[0:07:47.4] AE: That’s a really great question and a really great point because just from a professional development standpoint or those looking to make sort of career transitions, I know this comes up a lot where people think they are pigeon hold into whatever their background is, right? Or they think they’ve been doing one thing. So when they know it’s time to make a change, they sort of narrow their search and to only looking in this very narrow area that perfectly 100% aligns with what they’ve been doing in the past.
[0:08:16.6] AD: It’s usually industry.
[0:08:17.8] AE: And I think the…
[0:08:17.0] AD: That’s usually industry tied.
[0:08:19.2] AE: That’s right, industry tied and I find and practice a lot of people are able to successfully move in different directions while still leveraging their background, their experience, their skills and if you spend some time thinking about it, you’re usually able to draw out some advantages or some skills or some things about your background that really help you in that next leg of your, you know, your career.
So I’d encourage people not to overthink it and think that their pigeon holed because the truth is that they’re not. I actually gave this advice earlier today, someone that was making a transition. I said, “Look, a lot of the…” in our current environment, especially, where you know, there’s way more jobs out there than there are people, a lot of it is you know, I don’t want to call it, spin, that’s a bad word but it’s the ability to just articulate why your background sort of aligns with this position.
The rest of it is sort of learning on the job. In general, if you’re willing to learn, you work hard and you invest in the relationships with your peers and your bosses at the place you’re going, you’re pretty much going to be successful in any environment.
[0:09:30.7] AD: I think that’s great advice and I agree, spin probably has maybe a less than positive kind connotation.
[0:09:36.6] AE: Sure, a negative connotation. You’re faking it ‘till you make it or something like that, right.
[0:09:40.9] AD: It’s positioning, it’s articulation and communication of the skills that you have, right? And that actually ties into something we’re going to talk about here in a few minutes and being able to truly articulate what value and experience you have and what’s interesting and I just, as I‘m sitting on the outside hearing your story, you learned problem solving or some level of mystery solving and analytical skillsets and decision making, determination around where to focus your effort and trying to uncover something that is unknown.
It sounds like I don’t know if I‘m describing being consultant or your previous life, right? I mean, it’s that same skillset, right? That’s what you were doing I assume and a lot of your… especially the detective work and some of that type but that’s also what you do is consultant it in many ways, right? There are different application, different area but that skillset is what allows you to be successful.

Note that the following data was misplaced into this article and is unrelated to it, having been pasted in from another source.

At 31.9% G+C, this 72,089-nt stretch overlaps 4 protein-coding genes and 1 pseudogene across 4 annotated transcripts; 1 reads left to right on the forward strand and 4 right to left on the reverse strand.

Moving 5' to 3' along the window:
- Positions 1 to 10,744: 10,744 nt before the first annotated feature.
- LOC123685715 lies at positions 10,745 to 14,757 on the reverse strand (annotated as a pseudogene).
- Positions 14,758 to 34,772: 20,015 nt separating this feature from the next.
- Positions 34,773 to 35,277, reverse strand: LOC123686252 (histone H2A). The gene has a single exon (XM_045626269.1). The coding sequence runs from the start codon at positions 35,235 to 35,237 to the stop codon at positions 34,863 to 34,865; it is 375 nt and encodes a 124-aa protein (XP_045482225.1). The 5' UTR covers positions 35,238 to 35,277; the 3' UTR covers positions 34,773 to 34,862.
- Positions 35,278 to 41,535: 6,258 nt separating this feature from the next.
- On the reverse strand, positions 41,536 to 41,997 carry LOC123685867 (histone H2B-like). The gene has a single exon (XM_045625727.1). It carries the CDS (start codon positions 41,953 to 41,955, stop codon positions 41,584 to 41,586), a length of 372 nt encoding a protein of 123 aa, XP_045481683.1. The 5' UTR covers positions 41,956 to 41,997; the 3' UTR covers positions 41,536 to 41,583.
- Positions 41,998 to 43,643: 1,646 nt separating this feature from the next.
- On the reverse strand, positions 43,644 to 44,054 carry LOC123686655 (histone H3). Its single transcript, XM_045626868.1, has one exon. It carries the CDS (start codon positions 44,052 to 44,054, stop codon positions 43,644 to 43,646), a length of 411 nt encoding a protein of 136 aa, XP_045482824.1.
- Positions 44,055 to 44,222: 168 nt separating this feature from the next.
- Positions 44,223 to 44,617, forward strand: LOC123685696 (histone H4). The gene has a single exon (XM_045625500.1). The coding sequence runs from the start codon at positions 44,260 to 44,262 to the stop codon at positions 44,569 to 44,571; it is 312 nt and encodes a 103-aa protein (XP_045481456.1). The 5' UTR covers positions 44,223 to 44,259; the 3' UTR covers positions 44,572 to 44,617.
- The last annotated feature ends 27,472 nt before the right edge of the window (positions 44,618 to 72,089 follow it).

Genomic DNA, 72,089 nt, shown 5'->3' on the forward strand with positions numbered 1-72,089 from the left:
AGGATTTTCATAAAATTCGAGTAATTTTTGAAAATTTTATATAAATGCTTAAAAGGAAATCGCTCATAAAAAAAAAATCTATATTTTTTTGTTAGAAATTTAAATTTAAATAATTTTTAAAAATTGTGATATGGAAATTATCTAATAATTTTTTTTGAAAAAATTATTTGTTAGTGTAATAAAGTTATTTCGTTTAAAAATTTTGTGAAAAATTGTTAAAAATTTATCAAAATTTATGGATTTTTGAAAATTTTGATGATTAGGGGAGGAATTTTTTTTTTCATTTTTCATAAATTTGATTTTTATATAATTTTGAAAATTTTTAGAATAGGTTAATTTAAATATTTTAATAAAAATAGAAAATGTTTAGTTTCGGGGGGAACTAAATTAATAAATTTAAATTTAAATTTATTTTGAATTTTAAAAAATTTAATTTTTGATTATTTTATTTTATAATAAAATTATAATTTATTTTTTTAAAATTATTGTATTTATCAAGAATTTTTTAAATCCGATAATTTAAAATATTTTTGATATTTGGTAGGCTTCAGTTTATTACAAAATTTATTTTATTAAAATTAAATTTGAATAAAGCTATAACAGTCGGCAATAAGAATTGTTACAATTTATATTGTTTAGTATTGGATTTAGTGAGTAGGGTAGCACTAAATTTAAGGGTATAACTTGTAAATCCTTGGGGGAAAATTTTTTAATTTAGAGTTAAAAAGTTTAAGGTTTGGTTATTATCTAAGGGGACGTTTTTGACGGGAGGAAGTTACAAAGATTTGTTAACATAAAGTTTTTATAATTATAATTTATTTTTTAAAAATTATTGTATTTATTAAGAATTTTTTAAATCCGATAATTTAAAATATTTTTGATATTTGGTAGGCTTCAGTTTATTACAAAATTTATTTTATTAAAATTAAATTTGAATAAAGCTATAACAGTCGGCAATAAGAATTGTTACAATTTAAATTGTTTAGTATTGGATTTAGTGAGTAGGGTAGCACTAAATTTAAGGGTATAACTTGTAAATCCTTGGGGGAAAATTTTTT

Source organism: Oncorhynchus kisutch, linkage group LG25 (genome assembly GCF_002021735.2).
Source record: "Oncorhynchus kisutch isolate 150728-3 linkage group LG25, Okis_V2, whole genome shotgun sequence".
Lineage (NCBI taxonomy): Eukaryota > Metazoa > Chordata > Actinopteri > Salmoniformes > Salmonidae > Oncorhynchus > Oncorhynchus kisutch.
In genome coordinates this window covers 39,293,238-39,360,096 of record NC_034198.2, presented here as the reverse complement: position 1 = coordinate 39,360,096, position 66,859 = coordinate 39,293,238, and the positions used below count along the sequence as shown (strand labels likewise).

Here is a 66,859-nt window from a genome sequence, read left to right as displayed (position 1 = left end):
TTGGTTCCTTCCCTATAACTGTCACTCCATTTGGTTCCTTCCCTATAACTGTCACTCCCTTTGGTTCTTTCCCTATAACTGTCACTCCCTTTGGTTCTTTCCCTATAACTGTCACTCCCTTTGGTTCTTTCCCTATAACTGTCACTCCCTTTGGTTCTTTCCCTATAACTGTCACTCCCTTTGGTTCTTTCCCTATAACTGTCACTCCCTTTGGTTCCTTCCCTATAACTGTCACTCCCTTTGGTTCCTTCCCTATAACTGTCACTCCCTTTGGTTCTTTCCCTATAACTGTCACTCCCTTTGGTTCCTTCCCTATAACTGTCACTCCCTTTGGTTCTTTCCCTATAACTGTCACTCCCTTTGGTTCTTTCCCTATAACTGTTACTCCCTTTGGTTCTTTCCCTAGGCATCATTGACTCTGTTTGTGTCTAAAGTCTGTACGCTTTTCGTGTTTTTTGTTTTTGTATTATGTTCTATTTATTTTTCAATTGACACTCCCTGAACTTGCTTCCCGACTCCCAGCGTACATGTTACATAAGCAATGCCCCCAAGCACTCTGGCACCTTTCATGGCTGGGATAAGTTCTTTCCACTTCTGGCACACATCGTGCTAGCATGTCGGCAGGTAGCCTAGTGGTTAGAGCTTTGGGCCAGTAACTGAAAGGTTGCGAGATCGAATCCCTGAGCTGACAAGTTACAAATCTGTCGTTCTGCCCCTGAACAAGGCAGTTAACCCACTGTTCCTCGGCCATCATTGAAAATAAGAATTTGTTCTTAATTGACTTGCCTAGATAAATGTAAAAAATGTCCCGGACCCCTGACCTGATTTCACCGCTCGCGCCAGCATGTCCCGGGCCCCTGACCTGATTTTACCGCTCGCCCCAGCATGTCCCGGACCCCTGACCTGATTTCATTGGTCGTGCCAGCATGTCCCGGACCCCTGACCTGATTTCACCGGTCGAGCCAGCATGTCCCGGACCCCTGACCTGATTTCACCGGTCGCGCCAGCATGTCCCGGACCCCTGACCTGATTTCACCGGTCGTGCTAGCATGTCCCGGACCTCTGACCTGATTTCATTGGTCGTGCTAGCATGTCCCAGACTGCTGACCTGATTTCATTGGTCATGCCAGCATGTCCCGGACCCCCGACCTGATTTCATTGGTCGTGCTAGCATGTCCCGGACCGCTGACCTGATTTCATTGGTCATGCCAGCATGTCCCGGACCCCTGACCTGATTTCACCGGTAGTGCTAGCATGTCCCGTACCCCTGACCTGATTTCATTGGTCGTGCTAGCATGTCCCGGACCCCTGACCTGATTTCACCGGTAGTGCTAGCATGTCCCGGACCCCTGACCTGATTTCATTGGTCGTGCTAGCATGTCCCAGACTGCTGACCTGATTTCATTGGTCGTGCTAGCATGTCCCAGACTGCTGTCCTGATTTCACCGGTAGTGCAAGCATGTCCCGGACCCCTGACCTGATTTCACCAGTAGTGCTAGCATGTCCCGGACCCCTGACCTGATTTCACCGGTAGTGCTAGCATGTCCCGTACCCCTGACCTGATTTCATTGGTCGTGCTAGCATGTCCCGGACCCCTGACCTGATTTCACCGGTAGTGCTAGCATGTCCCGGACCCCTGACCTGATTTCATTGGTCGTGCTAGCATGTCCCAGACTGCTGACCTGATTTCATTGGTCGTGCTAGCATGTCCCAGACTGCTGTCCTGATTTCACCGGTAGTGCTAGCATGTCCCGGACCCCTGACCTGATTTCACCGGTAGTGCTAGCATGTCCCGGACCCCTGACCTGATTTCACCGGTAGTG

[0:10:32.3] AE: Absolutely. The ability to research is unbelievably valuable, not just research and turn over to your client a whole thousand pages of different articles or information or guidance and things. You have to be able to consolidate all of that complex, lengthy information into a short, concise communication that makes the person on the other side of that communication clearly understand something.
Can I do it or not? And then, this is why, right? And a lot of times, that’s the quick answer but the research that goes into that is much more robust and I found it was sort of the same process in law enforcement. A lot of your investigations, you’re very tedious, you’re into the weeds, you’re into the details but when it comes to presenting a case for trial for example, when you’re preparing, you can’t go through all these details and put at entire jury to sleep, right?
You’ll never win, you have to be able to learn how to articulate that information and sometimes when cases are large and complex and there’s a lot of moving parts, that can feel difficult but the better you are at that aspect, about taking all of that information and being able to explain it as one, it makes you a lot better at your job. The second part of that is, the ability to talk to people, right?
Especially as a detective, I was always fascinated by the interviews and interrogations component of that job, right? Because a lot of times in law enforcement, especially in certain types of cases and violent crimes and homicides and those sort of things, finding someone on video and their fingerprint on a murder weapon and just all of these things falling perfectly into place is quite rare.
A lot of times, the best evidence is what you obtain during your interview but getting someone to admit to the very worse thing that they’ve ever done in their entire life is extremely difficult but it can be done and it’s one of those things that you learn and you get better at and you take classes and you get practice and over time, there are people that can do it very, very well but it’s sort of the same thing that we’re talking about, it’s the ability to communicate.